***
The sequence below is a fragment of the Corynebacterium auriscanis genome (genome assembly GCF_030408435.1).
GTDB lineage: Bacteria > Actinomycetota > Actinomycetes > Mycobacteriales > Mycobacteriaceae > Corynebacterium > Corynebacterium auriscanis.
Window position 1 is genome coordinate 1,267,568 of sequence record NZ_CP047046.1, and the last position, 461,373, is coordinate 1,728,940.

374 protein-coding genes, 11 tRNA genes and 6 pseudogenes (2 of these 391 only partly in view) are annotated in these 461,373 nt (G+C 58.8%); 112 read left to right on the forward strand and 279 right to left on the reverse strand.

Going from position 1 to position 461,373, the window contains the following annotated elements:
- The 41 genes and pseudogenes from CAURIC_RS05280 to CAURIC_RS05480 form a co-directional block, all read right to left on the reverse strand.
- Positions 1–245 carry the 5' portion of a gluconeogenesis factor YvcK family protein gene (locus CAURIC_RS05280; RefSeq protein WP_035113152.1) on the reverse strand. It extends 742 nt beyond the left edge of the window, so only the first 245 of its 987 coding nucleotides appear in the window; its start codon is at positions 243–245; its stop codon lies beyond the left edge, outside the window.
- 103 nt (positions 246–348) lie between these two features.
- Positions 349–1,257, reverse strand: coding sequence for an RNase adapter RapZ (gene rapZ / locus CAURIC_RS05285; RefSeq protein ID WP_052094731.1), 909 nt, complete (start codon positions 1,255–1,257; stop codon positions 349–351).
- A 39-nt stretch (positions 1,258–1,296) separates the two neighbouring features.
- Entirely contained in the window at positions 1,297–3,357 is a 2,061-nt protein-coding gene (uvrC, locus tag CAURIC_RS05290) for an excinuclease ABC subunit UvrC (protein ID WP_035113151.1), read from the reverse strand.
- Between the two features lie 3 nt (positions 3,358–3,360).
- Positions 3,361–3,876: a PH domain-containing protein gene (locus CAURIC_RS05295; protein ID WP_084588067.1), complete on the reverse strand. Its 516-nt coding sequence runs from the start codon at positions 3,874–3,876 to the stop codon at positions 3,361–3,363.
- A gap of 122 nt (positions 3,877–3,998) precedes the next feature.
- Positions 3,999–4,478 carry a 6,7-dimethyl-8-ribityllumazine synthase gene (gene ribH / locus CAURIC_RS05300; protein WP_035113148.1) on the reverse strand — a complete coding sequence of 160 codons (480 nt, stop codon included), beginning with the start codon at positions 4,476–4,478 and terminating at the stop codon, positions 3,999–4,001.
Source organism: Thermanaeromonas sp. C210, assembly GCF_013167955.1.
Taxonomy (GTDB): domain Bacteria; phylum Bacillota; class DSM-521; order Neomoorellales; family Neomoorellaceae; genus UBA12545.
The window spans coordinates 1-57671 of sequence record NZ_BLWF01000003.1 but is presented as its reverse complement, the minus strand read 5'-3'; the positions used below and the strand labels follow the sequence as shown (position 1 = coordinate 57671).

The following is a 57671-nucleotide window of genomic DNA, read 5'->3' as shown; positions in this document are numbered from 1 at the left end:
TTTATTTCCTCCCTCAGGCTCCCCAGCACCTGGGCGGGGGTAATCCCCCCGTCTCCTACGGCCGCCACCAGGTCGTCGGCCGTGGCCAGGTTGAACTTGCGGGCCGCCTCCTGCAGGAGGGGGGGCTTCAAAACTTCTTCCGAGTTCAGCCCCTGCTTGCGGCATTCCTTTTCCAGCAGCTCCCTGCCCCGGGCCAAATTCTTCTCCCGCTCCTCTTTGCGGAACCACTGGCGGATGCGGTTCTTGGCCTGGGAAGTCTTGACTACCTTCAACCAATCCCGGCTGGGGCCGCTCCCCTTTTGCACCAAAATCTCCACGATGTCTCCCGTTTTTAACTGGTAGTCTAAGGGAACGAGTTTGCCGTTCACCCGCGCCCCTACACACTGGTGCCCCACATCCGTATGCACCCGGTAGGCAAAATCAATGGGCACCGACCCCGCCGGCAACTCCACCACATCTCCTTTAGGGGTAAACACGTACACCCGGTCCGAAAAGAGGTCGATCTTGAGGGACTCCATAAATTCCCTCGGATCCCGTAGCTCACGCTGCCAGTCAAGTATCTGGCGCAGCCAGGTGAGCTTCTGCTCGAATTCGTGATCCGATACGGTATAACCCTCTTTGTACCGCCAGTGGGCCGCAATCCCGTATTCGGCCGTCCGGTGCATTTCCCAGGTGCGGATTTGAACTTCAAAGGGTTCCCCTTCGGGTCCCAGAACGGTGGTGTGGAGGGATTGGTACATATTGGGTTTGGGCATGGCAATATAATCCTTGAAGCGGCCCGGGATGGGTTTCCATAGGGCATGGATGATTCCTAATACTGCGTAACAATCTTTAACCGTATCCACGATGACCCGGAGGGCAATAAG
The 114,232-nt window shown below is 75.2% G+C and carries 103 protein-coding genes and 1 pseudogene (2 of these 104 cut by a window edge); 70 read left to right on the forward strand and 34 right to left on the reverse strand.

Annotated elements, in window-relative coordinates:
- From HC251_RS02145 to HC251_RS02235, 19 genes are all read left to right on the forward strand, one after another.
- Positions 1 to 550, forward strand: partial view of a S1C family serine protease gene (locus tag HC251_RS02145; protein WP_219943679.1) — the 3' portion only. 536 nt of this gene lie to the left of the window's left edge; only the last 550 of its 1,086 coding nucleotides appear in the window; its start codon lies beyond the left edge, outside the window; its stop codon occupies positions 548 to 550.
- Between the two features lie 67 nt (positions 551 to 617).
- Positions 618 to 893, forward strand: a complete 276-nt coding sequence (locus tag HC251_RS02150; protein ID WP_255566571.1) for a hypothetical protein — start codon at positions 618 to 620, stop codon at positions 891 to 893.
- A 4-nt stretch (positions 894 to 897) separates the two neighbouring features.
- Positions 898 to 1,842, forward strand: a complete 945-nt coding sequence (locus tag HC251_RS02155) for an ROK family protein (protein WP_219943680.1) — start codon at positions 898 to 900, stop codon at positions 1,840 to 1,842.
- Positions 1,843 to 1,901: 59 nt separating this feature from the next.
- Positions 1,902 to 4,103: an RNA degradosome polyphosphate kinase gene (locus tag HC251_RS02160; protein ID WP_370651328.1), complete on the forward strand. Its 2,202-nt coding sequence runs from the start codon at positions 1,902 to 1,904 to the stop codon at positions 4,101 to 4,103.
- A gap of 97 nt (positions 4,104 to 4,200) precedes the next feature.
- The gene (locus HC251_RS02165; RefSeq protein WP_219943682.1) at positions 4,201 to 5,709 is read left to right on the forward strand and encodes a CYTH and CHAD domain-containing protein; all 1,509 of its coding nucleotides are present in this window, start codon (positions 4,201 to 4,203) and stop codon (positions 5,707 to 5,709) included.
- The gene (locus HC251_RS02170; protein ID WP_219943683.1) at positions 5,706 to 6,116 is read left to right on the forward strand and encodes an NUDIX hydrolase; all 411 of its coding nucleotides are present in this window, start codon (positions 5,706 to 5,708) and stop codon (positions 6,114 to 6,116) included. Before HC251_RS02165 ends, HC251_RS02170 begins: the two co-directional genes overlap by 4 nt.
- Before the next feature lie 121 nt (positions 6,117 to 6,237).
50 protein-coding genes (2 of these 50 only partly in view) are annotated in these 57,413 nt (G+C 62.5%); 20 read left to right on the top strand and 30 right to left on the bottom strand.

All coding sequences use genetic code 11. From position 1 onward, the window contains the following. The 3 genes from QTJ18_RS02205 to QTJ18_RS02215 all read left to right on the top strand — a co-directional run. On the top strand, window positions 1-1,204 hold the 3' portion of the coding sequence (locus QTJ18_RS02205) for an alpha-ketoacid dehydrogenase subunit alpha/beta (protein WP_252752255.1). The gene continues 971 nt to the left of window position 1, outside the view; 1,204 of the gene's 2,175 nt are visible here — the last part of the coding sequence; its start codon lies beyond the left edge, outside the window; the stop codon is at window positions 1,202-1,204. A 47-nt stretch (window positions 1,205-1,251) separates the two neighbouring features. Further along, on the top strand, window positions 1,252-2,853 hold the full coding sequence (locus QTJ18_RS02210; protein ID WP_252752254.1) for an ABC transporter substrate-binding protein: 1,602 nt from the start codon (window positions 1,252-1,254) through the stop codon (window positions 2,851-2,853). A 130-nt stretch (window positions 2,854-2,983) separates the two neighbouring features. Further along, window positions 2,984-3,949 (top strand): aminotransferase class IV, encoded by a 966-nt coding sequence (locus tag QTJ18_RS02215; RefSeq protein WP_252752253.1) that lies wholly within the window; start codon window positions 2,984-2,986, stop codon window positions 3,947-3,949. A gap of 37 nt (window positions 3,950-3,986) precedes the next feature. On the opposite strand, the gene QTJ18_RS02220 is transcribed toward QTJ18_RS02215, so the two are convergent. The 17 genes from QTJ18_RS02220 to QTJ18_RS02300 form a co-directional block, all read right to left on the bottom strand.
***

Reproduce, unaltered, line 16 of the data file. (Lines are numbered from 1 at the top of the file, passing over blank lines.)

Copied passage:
Source organism: Thermanaeromonas sp. C210, assembly GCF_013167955.1.